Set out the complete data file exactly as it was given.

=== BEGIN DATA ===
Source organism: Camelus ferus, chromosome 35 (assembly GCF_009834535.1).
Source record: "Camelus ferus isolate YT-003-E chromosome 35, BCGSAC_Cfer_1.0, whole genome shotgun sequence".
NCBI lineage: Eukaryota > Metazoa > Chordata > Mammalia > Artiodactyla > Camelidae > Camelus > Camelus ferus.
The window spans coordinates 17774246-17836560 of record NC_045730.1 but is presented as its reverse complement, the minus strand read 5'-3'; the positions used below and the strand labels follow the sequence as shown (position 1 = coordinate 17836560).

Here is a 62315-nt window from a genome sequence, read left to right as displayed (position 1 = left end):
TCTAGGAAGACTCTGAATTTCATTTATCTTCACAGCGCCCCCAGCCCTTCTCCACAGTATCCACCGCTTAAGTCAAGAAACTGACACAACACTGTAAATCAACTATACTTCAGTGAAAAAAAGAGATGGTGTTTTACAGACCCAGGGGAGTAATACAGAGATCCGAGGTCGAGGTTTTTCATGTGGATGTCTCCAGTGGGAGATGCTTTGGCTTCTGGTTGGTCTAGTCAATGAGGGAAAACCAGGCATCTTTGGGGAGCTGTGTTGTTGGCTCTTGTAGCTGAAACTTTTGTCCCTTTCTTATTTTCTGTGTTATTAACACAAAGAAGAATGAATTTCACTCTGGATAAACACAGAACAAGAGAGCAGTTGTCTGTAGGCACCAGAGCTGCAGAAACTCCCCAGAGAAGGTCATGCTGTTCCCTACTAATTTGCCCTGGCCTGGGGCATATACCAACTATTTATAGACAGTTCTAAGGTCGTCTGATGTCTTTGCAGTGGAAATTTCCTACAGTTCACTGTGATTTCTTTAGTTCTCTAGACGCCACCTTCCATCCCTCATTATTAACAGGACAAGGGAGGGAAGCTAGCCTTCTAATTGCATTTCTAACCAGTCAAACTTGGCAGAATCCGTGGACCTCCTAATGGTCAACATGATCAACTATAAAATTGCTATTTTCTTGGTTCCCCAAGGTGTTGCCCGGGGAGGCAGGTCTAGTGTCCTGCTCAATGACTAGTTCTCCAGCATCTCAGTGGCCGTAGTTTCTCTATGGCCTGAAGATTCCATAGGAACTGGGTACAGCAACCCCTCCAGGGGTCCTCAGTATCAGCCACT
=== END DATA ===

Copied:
Source organism: Camelus ferus, chromosome 35 (assembly GCF_009834535.1).
Source record: "Camelus ferus isolate YT-003-E chromosome 35, BCGSAC_Cfer_1.0, whole genome shotgun sequence".
NCBI lineage: Eukaryota > Metazoa > Chordata > Mammalia > Artiodactyla > Camelidae > Camelus > Camelus ferus.
The window spans coordinates 17774246-17836560 of record NC_045730.1 but is presented as its reverse complement, the minus strand read 5'-3'; the positions used below and the strand labels follow the sequence as shown (position 1 = coordinate 17836560).

Here is a 62315-nt window from a genome sequence, read left to right as displayed (position 1 = left end):
TCTAGGAAGACTCTGAATTTCATTTATCTTCACAGCGCCCCCAGCCCTTCTCCACAGTATCCACCGCTTAAGTCAAGAAACTGACACAACACTGTAAATCAACTATACTTCAGTGAAAAAAAGAGATGGTGTTTTACAGACCCAGGGGAGTAATACAGAGATCCGAGGTCGAGGTTTTTCATGTGGATGTCTCCAGTGGGAGATGCTTTGGCTTCTGGTTGGTCTAGTCAATGAGGGAAAACCAGGCATCTTTGGGGAGCTGTGTTGTTGGCTCTTGTAGCTGAAACTTTTGTCCCTTTCTTATTTTCTGTGTTATTAACACAAAGAAGAATGAATTTCACTCTGGATAAACACAGAACAAGAGAGCAGTTGTCTGTAGGCACCAGAGCTGCAGAAACTCCCCAGAGAAGGTCATGCTGTTCCCTACTAATTTGCCCTGGCCTGGGGCATATACCAACTATTTATAGACAGTTCTAAGGTCGTCTGATGTCTTTGCAGTGGAAATTTCCTACAGTTCACTGTGATTTCTTTAGTTCTCTAGACGCCACCTTCCATCCCTCATTATTAACAGGACAAGGGAGGGAAGCTAGCCTTCTAATTGCATTTCTAACCAGTCAAACTTGGCAGAATCCGTGGACCTCCTAATGGTCAACATGATCAACTATAAAATTGCTATTTTCTTGGTTCCCCAAGGTGTTGCCCGGGGAGGCAGGTCTAGTGTCCTGCTCAATGACTAGTTCTCCAGCATCTCAGTGGCCGTAGTTTCTCTATGGCCTGAAGATTCCATAGGAACTGGGTACAGCAACCCCTCCAGGGGTCCTCAGTATCAGCCACT